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Chloride induced stress corrosion cracking of stainless steel thermowells: Potential for ingress of atmospheric moisture

Health and Safety Executive - Safety notice
Department Name: Hazardous Installations Directorate - CEMHD
Bulletin No: HID 2-2013
Issue Date: 8 October 2013
Target Audience: All operators of major accident hazard plant
Key Issues: Thermowells can ‘breathe’ in atmospheric moisture; if the atmosphere contains halides and the thermowell is made from austenitic stainless steel then there is a probability that stress corrosion cracking will occur from the inside surface of the thermowell.

Introduction:

This safety notice describes a specific degradation mechanism found inside stainless steel thermowells operating where the external atmosphere contains halides, as is typical in coastal locations or near to cooling towers. Thermowells can ‘breathe’ during normal operation as vessels heat up and cool down, drawing in the external atmosphere through non gas tight fittings. If the atmosphere contains halides this can leave any stainless steel susceptible to Chloride Stress Corrosion Cracking (CISCC). The HSL Research Report 902 (Reference 1) covers the susceptibility of stainless steel to CISCC in some detail and links to other research papers and published documents.

Background:

During routine maintenance on a refinery, a crack was noted on a thermowell pipe extension above a reactor vessel. Closer examination found other thermowells to be cracked. The thermowells were several metres long and hung inside the reactor vessel; they carried an array of thermocouples to measure temperature at varying depths inside the reaction vessel. The thermowell extensions, supporting the instrumentation boxes, were exposed to atmosphere and had either screwed or flanged connections to the instrument boxes. A typical layout is illustrated in Figure 1.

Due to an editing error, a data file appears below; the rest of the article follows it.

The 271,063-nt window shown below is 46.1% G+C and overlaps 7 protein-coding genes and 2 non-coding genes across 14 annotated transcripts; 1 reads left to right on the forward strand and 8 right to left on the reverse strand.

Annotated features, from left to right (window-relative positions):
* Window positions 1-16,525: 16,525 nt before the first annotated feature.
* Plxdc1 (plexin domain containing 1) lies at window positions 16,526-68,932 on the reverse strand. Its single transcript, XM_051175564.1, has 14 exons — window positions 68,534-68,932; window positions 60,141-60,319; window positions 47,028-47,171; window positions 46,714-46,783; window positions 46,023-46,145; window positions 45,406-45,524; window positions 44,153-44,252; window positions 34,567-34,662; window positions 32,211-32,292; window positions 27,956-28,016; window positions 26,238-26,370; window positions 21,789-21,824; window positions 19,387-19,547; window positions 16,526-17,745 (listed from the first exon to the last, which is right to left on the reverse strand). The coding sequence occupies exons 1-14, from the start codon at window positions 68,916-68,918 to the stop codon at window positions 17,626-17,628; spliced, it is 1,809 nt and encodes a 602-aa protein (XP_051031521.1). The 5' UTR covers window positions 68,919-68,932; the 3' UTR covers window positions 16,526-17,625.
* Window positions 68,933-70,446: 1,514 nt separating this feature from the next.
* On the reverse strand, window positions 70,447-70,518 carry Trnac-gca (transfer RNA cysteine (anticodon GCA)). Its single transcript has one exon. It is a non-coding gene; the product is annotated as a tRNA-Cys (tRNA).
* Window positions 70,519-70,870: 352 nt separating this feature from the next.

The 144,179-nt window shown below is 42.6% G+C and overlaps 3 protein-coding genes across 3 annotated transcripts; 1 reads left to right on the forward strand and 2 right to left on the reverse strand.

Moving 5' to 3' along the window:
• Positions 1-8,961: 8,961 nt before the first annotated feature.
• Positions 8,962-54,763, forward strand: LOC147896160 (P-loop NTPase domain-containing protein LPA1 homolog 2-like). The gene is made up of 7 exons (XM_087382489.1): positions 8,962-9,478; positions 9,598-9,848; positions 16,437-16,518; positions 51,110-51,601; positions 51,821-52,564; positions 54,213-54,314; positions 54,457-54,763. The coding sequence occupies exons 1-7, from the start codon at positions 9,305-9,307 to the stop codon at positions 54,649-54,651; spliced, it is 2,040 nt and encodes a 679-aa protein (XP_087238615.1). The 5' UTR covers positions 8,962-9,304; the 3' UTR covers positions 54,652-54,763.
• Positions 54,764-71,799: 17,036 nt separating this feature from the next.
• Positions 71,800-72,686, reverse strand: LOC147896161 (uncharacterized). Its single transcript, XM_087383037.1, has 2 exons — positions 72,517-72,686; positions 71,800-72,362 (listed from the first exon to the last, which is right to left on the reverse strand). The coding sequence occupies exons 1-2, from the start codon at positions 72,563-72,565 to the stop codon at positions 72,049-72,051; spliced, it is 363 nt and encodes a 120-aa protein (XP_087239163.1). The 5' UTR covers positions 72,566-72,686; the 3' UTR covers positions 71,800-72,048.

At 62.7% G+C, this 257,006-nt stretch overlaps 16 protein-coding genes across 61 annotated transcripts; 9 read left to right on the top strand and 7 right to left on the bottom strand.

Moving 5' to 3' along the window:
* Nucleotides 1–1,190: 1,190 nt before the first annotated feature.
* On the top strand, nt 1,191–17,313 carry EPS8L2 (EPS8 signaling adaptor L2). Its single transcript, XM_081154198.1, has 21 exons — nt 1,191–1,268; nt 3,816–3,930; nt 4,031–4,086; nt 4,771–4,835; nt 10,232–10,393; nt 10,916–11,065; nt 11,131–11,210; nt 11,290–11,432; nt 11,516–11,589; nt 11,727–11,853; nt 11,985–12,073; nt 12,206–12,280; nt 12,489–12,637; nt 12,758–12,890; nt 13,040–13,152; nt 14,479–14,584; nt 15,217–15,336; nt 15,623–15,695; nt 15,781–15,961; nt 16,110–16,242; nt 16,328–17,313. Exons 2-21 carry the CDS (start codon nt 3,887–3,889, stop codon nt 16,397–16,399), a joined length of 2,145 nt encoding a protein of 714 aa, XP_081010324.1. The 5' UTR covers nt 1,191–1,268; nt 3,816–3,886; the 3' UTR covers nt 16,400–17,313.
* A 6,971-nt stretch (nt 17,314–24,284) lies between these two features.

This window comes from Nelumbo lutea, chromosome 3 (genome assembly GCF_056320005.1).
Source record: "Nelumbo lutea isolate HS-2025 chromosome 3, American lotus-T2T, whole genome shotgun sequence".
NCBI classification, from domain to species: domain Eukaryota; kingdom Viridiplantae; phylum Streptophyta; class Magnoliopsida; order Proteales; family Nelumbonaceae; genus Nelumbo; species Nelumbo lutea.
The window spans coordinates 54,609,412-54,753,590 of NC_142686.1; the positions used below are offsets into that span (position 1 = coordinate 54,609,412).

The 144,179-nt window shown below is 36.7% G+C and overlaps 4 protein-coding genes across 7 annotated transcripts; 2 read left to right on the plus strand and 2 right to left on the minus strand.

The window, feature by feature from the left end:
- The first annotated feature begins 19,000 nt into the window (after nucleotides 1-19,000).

Close examination of the full length of a number of the thermowell pipes revealed stress corrosion cracking from the inside of the thermowell that was moving towards the outside surface. The majority of the cracking found was in the extension of the thermowell tube above the top of the reactor vessel (See figure 2).

In addition, cracking had started to propagate in some of the tubes just below the top of the reactor vessel flange (see figure 3); had this cracking proceeded to full thickness it would have allowed a release of hazardous substances from the reactor through the tube and then to atmosphere.

The thermowell breathes during normal operation as the reactor heats and cools and this allows the atmosphere outside the reactor to be drawn inside the thermowell tube during cooling and expelled during heating. If the external atmosphere contains halides, as is typical in coastal locations or near to water cooling towers, then over time the halides will concentrate in crevices inside the thermowell and can initiate cracking.

The thermowell connections to instruments are typically not gas tight over the pressure range that can be seen inside the thermowell tube during normal use and so breathing through the connection can be expected. The temperature within the reactor vessel will influence the degree of pressure change and hence the amount of atmosphere drawn in each time the thermowell cools. This in turn will influence the halide concentration inside the thermowell tube. A thermowell tube heated from 20 to 420°C would experience a pressure rise (assuming constant volume) in the region of 2.4bar. Assuming this pressure dissipates through the connections over time; when the thermowell cools a negative pressure is formed that draws in the atmosphere.

Action required:

Operators of plants containing hazardous substances should identify and register all stainless steel thermowells on site where failure of the thermowell could lead to a release of a hazardous substance. Operators should then set out an appropriate maintenance/inspection programme, taking into account the susceptibility of stainless steel thermowells to CISCC, as described, the consequences of failure and potential release of hazardous substances to the environment.

References:

Further information:

Hazardous Installations Directorate,
CEMHD Unit 1
Redgrave Court
Merton Road
Bootle
L20 7HS

General note:

Please pass this information to a colleague who may have this product/equipment or operate this type of system/process.

2013-10-08